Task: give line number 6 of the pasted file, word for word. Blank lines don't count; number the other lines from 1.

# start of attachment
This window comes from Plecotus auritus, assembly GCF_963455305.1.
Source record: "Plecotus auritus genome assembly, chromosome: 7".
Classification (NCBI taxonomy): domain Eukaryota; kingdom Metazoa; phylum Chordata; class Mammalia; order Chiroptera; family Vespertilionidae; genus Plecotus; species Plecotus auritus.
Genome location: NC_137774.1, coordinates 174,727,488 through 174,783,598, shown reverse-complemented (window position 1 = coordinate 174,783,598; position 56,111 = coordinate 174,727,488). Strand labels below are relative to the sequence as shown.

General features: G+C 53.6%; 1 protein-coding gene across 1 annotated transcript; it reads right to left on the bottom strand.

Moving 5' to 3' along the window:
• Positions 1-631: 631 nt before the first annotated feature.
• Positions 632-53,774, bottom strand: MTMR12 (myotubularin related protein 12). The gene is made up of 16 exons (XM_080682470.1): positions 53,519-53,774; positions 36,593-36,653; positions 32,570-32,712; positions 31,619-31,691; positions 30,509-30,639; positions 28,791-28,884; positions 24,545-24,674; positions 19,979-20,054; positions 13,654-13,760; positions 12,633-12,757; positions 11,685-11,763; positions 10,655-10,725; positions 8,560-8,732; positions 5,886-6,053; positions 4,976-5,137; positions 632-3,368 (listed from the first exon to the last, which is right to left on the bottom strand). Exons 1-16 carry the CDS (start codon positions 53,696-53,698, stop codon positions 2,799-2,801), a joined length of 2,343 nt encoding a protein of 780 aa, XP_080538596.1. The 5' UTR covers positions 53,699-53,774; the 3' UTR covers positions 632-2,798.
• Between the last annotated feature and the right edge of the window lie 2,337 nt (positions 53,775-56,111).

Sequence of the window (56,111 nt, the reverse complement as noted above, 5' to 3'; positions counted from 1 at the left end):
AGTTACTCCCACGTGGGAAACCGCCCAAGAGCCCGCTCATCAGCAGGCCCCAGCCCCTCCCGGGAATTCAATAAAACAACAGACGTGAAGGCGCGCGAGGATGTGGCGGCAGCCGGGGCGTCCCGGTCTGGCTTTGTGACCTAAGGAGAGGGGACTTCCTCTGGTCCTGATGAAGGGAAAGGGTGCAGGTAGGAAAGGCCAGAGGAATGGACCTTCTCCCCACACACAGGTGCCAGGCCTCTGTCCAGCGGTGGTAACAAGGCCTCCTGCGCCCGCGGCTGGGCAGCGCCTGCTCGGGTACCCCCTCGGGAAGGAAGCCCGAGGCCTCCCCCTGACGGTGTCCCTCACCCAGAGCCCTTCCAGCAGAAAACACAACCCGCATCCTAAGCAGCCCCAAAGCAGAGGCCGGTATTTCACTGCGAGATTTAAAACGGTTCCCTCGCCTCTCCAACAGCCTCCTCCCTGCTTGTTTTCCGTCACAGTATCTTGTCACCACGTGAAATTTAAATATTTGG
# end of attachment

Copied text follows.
Moving 5' to 3' along the window: